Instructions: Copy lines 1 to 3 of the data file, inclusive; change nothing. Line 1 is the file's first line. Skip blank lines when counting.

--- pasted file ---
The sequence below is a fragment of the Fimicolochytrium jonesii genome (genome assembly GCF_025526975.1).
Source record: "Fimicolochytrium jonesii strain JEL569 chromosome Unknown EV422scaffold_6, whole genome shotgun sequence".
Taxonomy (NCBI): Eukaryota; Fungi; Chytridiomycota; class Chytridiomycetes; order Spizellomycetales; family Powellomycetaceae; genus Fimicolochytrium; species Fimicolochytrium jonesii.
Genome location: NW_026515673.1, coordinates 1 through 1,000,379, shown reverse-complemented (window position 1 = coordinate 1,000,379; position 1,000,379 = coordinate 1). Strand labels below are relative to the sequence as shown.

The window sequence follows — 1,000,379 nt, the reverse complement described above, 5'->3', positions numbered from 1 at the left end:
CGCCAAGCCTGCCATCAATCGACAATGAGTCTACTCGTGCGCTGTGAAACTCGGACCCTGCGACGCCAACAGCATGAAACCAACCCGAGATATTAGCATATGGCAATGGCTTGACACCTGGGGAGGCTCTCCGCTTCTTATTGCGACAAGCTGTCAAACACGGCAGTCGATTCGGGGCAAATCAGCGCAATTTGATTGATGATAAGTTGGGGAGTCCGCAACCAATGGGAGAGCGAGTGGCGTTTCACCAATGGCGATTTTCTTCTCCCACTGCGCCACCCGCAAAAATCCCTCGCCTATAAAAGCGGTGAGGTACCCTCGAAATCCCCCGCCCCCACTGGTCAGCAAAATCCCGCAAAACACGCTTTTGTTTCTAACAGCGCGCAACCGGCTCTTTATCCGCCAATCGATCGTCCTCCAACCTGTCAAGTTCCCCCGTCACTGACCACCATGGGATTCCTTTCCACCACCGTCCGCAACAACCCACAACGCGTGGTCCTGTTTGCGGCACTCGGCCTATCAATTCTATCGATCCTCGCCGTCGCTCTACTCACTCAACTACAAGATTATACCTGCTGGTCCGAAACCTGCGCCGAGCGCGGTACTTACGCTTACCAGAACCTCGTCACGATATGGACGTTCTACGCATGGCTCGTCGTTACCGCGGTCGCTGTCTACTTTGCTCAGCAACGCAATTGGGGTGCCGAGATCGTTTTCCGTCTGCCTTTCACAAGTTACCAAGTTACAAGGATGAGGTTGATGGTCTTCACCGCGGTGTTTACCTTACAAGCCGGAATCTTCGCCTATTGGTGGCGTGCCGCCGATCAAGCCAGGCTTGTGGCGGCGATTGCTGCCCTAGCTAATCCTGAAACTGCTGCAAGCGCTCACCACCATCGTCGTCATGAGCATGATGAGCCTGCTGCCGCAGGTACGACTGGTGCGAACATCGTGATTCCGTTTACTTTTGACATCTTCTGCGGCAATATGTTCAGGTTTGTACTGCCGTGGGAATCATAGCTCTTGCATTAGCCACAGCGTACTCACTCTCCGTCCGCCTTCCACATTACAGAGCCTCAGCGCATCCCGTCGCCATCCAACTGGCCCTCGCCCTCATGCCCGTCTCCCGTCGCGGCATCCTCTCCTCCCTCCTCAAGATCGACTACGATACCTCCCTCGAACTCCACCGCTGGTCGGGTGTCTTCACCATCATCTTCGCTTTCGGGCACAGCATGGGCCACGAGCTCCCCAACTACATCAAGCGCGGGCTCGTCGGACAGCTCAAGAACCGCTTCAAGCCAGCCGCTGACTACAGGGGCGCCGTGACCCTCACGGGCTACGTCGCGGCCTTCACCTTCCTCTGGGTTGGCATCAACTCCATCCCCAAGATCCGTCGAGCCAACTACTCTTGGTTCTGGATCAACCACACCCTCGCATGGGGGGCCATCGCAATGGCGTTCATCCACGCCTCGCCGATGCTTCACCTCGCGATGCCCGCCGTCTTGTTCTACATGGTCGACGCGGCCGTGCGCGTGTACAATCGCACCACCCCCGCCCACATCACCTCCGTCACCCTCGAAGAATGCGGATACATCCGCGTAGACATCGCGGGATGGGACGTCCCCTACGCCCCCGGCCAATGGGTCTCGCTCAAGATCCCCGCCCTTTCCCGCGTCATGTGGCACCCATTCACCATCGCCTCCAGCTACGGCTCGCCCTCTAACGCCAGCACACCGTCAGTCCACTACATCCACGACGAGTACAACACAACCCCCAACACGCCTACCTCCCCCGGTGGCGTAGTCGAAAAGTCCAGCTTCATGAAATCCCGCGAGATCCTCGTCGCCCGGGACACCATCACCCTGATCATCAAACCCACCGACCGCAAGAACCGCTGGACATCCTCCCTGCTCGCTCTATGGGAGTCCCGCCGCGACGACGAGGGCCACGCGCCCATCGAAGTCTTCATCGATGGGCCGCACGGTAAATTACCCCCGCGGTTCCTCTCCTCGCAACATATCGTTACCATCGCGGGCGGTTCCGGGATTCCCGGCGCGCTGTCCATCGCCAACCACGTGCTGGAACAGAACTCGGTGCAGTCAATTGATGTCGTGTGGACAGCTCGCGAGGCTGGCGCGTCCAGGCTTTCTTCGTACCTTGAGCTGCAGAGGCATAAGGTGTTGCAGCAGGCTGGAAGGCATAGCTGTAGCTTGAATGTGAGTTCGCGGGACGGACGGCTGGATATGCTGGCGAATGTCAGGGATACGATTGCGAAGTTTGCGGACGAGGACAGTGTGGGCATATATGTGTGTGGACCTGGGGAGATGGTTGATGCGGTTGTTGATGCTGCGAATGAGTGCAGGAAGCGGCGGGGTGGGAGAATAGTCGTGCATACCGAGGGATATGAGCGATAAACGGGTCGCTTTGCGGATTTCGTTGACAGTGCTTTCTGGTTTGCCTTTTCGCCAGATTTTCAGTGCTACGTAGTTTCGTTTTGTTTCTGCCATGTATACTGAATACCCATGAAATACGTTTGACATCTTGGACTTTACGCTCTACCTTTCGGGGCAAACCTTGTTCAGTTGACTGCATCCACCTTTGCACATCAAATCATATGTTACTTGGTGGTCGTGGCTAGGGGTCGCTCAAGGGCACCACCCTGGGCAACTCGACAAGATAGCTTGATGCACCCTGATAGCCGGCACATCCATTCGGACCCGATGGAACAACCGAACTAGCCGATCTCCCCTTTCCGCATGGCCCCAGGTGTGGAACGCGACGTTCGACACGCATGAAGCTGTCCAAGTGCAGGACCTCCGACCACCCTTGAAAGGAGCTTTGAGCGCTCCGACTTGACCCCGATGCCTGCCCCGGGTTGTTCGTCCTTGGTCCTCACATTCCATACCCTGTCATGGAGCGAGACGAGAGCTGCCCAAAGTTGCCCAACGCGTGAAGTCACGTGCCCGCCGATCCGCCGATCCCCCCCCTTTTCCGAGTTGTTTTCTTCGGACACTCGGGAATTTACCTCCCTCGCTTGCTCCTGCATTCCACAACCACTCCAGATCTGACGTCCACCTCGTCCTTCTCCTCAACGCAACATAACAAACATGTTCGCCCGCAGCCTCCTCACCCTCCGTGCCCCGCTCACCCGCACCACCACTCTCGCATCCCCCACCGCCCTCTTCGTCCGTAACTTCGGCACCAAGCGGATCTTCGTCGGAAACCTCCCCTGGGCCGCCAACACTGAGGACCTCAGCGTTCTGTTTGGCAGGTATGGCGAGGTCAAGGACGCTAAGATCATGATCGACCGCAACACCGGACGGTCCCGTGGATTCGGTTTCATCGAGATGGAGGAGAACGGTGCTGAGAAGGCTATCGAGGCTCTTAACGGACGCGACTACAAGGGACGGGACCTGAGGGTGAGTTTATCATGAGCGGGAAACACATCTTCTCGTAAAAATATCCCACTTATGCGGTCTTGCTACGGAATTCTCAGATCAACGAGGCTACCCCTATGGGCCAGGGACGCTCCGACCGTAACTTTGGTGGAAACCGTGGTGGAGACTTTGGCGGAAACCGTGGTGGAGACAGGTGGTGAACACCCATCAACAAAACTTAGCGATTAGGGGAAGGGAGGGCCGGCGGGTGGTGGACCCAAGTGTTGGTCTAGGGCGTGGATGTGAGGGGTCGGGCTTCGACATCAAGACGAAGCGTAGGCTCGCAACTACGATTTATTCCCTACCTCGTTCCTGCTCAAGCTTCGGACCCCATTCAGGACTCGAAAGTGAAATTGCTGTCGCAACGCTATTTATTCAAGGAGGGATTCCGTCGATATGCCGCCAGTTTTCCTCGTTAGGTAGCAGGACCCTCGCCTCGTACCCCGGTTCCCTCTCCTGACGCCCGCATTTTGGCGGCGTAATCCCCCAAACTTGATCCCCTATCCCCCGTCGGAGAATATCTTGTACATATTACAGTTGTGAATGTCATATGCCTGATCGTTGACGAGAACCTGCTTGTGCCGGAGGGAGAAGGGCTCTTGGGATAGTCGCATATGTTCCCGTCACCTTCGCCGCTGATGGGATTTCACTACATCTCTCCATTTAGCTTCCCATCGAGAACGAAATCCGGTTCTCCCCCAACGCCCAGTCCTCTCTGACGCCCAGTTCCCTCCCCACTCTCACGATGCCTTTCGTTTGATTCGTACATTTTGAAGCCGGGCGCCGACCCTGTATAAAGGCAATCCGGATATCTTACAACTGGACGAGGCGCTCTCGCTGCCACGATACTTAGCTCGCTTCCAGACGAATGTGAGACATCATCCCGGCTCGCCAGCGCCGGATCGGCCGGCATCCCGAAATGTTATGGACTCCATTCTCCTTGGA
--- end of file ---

The sequence below is a fragment of the Fimicolochytrium jonesii genome (genome assembly GCF_025526975.1).
Source record: "Fimicolochytrium jonesii strain JEL569 chromosome Unknown EV422scaffold_6, whole genome shotgun sequence".
Taxonomy (NCBI): Eukaryota; Fungi; Chytridiomycota; class Chytridiomycetes; order Spizellomycetales; family Powellomycetaceae; genus Fimicolochytrium; species Fimicolochytrium jonesii.